The dirty little secret is that Canada’s apparent benevolence in reaching out to young scholars abroad is that these students and their families are used by our institutions to subsidise our under-funded post-secondary education system. The more international students at an institution, the more money an institution gets.
The Borneo Bulletin Online also refers to Canada’s decision to allow international students to gain employment after graduation easier. The article reported this:
“Canadian Minister of Citizenship and Immigration Diane Finley recently announced that international students can now gain valuable work experience through off-campus employment, resulting in the ability to obtain an open work permit under the post-graduation Work Permit Programme, with no restrictions on the type of employment and no requirement for a job offer. The work permit has been extended to three years across the country and this would provide international students with more opportunities for Canadian work experience and skills development.”
While this is a significant victory for international students in Canada, we should be clear that this is part of international advertising campaigns designed to allow Canada’s colleges and universities to reap the financial benefits of unregulated tuition fees for these students. At most institutions, this can mean three times higher than domestic students.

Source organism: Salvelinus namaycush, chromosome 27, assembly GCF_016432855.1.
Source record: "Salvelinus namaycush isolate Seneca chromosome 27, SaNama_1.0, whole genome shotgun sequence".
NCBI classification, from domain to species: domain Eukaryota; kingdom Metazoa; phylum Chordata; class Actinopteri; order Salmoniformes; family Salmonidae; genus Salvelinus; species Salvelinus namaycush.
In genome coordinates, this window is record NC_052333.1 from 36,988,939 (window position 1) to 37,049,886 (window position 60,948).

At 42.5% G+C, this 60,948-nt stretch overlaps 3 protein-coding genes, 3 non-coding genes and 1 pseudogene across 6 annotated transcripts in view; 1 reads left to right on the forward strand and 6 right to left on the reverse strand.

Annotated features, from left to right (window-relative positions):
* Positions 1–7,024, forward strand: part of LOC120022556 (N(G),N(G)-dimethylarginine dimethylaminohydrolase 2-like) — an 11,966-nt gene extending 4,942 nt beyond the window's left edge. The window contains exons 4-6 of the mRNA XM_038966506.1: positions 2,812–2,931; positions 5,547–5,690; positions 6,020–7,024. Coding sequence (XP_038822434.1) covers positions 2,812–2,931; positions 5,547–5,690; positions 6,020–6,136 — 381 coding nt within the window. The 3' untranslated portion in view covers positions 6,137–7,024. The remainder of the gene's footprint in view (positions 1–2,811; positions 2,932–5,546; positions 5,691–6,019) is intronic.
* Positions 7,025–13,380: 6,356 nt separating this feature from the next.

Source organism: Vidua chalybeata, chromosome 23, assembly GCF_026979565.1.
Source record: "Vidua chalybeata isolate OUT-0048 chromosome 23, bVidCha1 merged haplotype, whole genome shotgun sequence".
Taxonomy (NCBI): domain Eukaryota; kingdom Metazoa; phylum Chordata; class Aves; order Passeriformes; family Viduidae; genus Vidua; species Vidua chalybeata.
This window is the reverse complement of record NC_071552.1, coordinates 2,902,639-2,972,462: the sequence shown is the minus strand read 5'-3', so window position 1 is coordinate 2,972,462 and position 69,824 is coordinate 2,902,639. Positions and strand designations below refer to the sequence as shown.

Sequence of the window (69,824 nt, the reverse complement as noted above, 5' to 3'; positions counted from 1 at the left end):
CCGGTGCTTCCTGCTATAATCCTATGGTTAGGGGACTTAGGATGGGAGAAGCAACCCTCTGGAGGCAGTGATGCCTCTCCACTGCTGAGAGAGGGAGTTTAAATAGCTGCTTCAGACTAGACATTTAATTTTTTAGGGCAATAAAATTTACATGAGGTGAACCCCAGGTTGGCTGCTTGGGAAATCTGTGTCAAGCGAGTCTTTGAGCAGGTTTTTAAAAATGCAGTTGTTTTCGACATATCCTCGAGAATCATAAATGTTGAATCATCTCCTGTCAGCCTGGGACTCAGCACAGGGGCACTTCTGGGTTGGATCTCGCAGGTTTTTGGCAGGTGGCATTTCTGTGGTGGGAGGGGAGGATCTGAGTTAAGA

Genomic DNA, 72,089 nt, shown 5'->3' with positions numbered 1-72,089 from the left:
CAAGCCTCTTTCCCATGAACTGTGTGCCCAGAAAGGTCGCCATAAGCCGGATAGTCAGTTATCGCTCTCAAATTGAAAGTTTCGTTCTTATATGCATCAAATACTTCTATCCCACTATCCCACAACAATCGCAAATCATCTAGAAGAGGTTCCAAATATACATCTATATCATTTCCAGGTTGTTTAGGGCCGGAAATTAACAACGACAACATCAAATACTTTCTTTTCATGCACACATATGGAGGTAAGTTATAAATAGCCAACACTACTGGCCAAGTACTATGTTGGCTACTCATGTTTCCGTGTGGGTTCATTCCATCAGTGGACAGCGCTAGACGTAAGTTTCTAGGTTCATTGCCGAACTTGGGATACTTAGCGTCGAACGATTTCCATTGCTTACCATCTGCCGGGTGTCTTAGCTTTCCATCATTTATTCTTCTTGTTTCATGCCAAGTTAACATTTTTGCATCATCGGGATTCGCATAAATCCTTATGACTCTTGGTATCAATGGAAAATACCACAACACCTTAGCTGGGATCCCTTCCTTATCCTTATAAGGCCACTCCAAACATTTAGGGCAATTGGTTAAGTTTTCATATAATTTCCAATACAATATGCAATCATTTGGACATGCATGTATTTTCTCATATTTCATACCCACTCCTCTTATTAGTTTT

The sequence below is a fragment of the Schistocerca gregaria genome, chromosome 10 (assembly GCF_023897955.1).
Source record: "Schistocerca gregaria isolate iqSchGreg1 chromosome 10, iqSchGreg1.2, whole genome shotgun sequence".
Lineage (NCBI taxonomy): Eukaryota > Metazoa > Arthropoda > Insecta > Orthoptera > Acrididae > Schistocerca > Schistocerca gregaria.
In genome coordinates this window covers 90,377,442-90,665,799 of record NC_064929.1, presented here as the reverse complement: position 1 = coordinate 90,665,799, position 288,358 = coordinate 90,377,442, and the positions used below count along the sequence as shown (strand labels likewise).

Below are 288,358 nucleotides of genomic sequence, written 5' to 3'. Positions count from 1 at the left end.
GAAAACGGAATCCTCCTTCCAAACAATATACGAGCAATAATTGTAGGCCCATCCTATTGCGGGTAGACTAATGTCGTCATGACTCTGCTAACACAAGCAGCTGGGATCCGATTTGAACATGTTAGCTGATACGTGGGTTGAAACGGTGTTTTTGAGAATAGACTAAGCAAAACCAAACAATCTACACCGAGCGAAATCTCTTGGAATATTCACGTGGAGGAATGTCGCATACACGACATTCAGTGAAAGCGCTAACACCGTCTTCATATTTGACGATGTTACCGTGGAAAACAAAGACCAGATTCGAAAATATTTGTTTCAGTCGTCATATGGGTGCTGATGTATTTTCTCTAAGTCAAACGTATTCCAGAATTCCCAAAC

Apart from the continued fight for lower tuition fees for international students, Ontario students’ unions and the Canadian Federation of Students-Ontario are gearing up for another fight for international students’ rights. Students are demanding that international students be moved back onto the Ontario Health Insurance Plan (OHIP). OHIP covers hospital visits and basic medical care. In 1994, Bob Rae kicked international students off of OHIP and forced them to access a private insurance plan—UHIP.

UHIP can cost as much as $800 per student and doesn’t deliver access to the same quality of care as OHIP. Students are often denied medical care if they cannot pay upfront. If they do pay upfront, they can usually expect to have only 65 percent of their costs covered. Of course, this is not inclusive of the additional health and dental insurance he or she needs to purchase from their students’ union, which can be another cost of $150-$300.